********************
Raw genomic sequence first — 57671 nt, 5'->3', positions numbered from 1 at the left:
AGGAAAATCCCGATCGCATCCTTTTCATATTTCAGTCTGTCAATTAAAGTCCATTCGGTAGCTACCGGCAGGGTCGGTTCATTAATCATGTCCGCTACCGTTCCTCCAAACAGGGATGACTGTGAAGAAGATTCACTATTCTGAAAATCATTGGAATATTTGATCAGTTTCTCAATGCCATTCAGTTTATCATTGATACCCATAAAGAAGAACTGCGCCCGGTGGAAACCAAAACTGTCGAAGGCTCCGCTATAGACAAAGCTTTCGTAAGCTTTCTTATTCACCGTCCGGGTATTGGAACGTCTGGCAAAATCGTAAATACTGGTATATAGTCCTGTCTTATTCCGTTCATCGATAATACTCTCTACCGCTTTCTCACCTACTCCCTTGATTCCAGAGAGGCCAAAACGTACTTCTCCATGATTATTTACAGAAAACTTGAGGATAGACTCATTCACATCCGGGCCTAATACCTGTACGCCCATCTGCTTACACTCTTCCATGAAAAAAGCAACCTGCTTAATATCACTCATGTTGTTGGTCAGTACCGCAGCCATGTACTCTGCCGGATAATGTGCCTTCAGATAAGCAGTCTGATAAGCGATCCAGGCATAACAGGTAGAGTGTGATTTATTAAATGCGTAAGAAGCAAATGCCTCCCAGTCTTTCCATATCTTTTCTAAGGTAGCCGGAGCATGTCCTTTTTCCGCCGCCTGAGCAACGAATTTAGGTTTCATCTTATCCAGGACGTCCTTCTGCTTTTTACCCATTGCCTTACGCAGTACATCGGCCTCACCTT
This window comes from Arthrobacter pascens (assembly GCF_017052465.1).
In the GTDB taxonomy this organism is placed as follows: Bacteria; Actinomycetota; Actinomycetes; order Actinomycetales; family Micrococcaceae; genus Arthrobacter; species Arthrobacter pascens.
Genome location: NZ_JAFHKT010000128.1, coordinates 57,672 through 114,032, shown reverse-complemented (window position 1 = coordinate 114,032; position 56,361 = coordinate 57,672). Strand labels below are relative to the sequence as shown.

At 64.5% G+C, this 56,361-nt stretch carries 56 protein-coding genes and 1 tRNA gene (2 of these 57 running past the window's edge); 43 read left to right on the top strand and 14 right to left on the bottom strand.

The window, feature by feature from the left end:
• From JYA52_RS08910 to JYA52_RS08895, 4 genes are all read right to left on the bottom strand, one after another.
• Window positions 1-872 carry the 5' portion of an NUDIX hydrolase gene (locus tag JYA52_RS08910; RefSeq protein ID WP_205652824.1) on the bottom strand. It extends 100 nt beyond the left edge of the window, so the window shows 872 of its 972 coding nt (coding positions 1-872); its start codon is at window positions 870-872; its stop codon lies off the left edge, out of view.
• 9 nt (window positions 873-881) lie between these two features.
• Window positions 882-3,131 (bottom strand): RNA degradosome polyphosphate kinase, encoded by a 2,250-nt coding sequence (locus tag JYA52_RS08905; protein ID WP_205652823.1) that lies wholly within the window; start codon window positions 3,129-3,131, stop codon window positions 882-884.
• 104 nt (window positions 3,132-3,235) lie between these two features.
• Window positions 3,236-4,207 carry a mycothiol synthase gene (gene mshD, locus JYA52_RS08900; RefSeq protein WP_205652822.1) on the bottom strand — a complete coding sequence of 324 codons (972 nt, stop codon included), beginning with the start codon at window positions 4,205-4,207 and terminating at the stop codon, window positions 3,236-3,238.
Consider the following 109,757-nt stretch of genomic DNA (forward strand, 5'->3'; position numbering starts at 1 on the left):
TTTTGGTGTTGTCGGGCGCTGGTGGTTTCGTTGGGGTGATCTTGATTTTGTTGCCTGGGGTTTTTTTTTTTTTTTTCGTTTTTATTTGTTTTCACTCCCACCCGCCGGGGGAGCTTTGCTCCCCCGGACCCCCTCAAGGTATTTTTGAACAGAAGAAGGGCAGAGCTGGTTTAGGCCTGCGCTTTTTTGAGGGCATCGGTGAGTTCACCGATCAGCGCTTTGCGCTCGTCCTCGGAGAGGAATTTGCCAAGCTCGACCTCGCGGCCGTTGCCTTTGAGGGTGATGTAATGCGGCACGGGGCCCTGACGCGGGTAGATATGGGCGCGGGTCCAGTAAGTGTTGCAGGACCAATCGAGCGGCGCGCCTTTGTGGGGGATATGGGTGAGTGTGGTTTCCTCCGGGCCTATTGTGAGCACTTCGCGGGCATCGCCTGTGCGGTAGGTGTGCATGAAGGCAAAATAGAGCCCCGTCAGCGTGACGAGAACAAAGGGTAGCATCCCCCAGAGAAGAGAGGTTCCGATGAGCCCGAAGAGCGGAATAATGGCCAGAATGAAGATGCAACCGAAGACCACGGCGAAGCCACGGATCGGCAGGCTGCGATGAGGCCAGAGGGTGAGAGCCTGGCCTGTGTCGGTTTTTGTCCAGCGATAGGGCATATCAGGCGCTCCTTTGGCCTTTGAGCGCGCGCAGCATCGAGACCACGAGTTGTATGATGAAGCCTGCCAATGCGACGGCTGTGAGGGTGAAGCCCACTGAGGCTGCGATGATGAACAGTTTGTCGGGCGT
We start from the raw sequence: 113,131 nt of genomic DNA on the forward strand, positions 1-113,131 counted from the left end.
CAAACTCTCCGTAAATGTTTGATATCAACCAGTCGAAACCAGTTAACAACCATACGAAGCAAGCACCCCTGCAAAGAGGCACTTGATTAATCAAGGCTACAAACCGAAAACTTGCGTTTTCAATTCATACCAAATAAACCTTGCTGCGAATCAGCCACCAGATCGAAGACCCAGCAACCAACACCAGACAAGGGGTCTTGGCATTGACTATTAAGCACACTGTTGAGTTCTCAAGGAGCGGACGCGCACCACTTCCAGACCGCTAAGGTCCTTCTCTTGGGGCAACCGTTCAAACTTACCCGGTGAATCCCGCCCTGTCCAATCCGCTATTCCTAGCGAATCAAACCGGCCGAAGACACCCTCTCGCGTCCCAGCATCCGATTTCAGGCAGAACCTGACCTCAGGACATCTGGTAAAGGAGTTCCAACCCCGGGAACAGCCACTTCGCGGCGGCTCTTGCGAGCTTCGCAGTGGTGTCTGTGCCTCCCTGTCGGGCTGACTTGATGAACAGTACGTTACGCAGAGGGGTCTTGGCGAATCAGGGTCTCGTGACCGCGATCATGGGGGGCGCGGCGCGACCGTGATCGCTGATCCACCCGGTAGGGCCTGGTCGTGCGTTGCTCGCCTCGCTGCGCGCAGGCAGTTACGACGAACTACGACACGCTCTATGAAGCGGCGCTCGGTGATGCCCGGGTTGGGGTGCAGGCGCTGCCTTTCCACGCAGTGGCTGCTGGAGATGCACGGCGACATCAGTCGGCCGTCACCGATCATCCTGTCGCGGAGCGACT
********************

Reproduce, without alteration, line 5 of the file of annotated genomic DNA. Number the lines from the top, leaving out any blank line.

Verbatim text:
Genome location: NZ_JAFHKT010000128.1, coordinates 57,672 through 114,032, shown reverse-complemented (window position 1 = coordinate 114,032; position 56,361 = coordinate 57,672). Strand labels below are relative to the sequence as shown.